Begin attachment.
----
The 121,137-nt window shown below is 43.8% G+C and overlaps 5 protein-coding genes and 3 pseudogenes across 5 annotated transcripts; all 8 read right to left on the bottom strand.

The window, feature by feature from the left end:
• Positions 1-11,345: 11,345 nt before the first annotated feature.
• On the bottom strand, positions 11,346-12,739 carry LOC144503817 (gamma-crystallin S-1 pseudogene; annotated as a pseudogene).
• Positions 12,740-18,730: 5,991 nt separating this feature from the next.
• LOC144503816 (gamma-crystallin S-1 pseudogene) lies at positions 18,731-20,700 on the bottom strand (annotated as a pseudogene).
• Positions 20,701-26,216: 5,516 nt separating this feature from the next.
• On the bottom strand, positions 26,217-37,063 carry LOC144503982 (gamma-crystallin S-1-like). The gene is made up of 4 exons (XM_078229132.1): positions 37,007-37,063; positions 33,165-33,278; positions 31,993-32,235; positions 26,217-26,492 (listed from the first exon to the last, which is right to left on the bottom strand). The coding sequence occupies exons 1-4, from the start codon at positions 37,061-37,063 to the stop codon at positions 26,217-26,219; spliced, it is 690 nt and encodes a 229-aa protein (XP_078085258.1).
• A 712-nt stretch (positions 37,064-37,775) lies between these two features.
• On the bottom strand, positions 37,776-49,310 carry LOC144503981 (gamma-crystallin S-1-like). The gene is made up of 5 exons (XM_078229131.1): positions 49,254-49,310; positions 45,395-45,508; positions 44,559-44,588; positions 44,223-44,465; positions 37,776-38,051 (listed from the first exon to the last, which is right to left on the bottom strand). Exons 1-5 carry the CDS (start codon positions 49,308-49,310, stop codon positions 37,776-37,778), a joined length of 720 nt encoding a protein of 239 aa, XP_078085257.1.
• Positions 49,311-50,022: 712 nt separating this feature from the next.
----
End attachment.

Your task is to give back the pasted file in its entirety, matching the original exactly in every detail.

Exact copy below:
The 121,137-nt window shown below is 43.8% G+C and overlaps 5 protein-coding genes and 3 pseudogenes across 5 annotated transcripts; all 8 read right to left on the bottom strand.

The window, feature by feature from the left end:
• Positions 1-11,345: 11,345 nt before the first annotated feature.
• On the bottom strand, positions 11,346-12,739 carry LOC144503817 (gamma-crystallin S-1 pseudogene; annotated as a pseudogene).
• Positions 12,740-18,730: 5,991 nt separating this feature from the next.
• LOC144503816 (gamma-crystallin S-1 pseudogene) lies at positions 18,731-20,700 on the bottom strand (annotated as a pseudogene).
• Positions 20,701-26,216: 5,516 nt separating this feature from the next.
• On the bottom strand, positions 26,217-37,063 carry LOC144503982 (gamma-crystallin S-1-like). The gene is made up of 4 exons (XM_078229132.1): positions 37,007-37,063; positions 33,165-33,278; positions 31,993-32,235; positions 26,217-26,492 (listed from the first exon to the last, which is right to left on the bottom strand). The coding sequence occupies exons 1-4, from the start codon at positions 37,061-37,063 to the stop codon at positions 26,217-26,219; spliced, it is 690 nt and encodes a 229-aa protein (XP_078085258.1).
• A 712-nt stretch (positions 37,064-37,775) lies between these two features.
• On the bottom strand, positions 37,776-49,310 carry LOC144503981 (gamma-crystallin S-1-like). The gene is made up of 5 exons (XM_078229131.1): positions 49,254-49,310; positions 45,395-45,508; positions 44,559-44,588; positions 44,223-44,465; positions 37,776-38,051 (listed from the first exon to the last, which is right to left on the bottom strand). Exons 1-5 carry the CDS (start codon positions 49,308-49,310, stop codon positions 37,776-37,778), a joined length of 720 nt encoding a protein of 239 aa, XP_078085257.1.
• Positions 49,311-50,022: 712 nt separating this feature from the next.